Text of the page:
How different is it to read a book just for pleasure versus reading a book in a course? Has a particular teacher or course shaped the way you read or the books you choose – or are these kinds of reading mostly separate?
Oprah’s book club is somewhere between those experiences. Reading one of her chosen books is voluntary, but readers are encouraged to delve into the book and explore its meaning. Because the numbers of people reading the books she recommends is so vast, she’s credited with “saving the alphabet.” Though the existence of the book club didn’t significantly raise the numbers of books sold, it certainly raised the sales of the books she chose – and the profile of books in general.
Oprah has made reading both a part of her autobiography (in that being a reader was a saving grace in a difficult childhood). Her narrative is a story, just like the books she recommends, and there is a connection between those stories and her story. She identifies with the writers of books that were important to her as guides. And makes her television book club an invitation into her home and her life, which gives her a connection to potential readers. She’s not the same kind of authority figure as a teacher. But while she dismisses pretension, or a visible authority, she does want to challenge readers to read difficult books because reading will improve them in an inspirational way. They are both self-improving and a means of self-discovery, a mix of social betterment and social change.
This distinguishes her from the literary elite who shun the “self-help” and uplift through books that Oprah promises. Literary critics do not encourage readers to relate books “lessons” to their own lives. They are more focused on the books and how they work; on developing certain critical frameworks for understanding books without reference to what those books do to readers and their personal lives, which is often considered irrelevant to the reading. Reflecting on parallels between characters in a book and your personal life is considered an unsophisticated approach to reading.
The Franzen affair: when Oprah chose Jonathan Franzen’s The Corrections for her book club, he commented to the press that he had mixed feelings. He didn’t want the corporate brand on the cover of his book, and he was afraid that people would think less of its literary merits. He knew people who avoided Oprah books because they thought they were too sentimental and too accessible to the middle class readers and to women. She was furious, disinvited him to her show, and soon after discontinued her book club. Many characterized this controversy as a gap between those who feel literary novels are those too sophisticated to be appreciated by the masses and those who feel literary types are snobs.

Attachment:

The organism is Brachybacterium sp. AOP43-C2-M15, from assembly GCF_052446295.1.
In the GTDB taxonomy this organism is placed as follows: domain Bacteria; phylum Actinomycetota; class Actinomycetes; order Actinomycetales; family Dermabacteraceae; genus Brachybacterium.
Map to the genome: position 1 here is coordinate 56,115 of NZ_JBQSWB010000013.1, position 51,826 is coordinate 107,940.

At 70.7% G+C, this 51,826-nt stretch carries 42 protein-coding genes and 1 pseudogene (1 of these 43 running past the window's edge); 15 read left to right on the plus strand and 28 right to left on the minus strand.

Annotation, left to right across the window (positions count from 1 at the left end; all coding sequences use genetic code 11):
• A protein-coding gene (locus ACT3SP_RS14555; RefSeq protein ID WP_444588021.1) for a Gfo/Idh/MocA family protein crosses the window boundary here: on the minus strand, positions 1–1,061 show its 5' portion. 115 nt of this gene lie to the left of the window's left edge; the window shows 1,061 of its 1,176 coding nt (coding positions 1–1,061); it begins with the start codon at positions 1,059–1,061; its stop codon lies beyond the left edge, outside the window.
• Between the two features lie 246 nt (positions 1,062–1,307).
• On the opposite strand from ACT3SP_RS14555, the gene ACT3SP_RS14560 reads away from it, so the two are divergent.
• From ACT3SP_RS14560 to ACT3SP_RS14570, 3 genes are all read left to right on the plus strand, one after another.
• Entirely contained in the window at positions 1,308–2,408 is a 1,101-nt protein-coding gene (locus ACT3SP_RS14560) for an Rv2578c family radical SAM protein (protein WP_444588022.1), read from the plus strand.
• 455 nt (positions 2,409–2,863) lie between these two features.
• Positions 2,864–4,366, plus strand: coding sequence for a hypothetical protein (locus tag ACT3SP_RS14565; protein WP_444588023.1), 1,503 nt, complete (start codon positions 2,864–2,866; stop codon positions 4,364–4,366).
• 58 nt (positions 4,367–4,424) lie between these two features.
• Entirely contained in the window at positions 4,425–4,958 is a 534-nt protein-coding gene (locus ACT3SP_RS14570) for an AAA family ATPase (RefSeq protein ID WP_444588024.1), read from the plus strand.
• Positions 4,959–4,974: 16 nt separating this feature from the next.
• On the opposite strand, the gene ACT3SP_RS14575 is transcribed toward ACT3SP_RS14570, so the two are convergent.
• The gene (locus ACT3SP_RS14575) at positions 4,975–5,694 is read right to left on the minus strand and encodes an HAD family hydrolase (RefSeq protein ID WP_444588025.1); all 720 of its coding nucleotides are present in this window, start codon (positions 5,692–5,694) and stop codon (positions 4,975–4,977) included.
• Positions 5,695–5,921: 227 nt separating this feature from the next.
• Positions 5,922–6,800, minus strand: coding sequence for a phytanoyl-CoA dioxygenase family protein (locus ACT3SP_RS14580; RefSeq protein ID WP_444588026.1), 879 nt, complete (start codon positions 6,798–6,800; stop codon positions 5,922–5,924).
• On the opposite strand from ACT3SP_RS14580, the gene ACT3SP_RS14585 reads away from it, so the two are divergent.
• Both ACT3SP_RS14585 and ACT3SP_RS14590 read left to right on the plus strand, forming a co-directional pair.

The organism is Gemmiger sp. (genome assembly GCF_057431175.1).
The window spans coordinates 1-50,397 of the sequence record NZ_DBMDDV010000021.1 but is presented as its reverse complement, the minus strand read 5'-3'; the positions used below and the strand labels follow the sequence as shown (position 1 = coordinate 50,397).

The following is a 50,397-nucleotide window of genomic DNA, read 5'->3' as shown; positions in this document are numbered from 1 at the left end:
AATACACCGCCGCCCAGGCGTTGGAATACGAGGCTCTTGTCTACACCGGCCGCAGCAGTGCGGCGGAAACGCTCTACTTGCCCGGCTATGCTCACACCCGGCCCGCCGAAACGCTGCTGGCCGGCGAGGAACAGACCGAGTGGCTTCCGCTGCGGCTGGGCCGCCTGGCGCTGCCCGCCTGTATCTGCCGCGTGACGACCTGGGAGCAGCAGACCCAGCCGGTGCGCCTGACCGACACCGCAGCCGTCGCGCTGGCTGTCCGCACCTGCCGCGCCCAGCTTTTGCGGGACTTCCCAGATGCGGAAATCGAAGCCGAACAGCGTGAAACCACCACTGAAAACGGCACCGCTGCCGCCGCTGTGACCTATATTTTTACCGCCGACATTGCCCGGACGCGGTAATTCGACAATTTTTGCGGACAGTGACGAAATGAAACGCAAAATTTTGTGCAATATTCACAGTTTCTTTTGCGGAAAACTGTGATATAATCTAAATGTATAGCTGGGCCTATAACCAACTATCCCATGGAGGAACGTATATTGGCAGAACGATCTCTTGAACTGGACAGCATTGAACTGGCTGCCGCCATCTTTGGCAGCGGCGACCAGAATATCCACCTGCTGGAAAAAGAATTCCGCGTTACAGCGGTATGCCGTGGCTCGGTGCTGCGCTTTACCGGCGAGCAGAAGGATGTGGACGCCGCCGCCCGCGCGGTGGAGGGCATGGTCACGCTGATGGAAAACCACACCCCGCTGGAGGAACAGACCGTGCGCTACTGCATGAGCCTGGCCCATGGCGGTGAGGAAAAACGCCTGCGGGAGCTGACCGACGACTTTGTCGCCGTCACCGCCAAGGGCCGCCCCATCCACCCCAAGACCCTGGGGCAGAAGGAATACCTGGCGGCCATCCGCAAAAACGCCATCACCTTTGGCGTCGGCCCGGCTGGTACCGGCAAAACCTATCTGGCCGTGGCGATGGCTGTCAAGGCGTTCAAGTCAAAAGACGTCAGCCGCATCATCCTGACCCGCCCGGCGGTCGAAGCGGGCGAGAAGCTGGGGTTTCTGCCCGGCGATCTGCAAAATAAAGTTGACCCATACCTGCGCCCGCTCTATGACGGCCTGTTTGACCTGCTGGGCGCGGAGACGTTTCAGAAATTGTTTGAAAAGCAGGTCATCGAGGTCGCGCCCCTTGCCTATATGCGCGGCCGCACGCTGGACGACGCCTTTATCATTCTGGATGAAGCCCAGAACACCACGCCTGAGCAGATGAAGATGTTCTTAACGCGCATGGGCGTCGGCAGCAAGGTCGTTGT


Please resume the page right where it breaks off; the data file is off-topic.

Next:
Eventually she restarted her book club with classics. When she departed from the classics for a popular book, there was yet another huge controversy – when James Fry’s Million Little Pieces was debunked as untruthful. Now she has launched an online bookclub tied to her magazine, Oprah’s Book Club 2.0.
The Idea of “Bestsellers”
Bestseller lists first appeared in 1896. These are based not on books shipped to bookstores (because they may not sell, but be returned) but on sales information gathered from stores around the country. Now there is a system to gather these numbers electronically (“Bookscan”) but no bestseller list includes every bookstore everywhere in the country. Still, it’s a fairly accurate estimate.
Sometimes deciding what counts is a problem. When Harry Potter nailed the top three spots in The New York Times list, they decided children’s books should be counted separately and started a different list for them, fearful there would be nothing but Potter on their list. At some point, religion got its own list, too, and that has changed what “makes the list” over the years. But by and large, we have over a century’s worth of information about what books have been popular year by year.
Though there are far more books available now to more people than there were fifty years ago and some pundits think the key to satisfying people’s interests is to offer them a wealth of niche-market books – Chris Anderson’s idea of the “long tail” – the fact is, the book industry still makes a lot of money from a very few books, and to make it to the bestseller list far more copies need to be sold than before there were massive chain bookstores and Internet sales.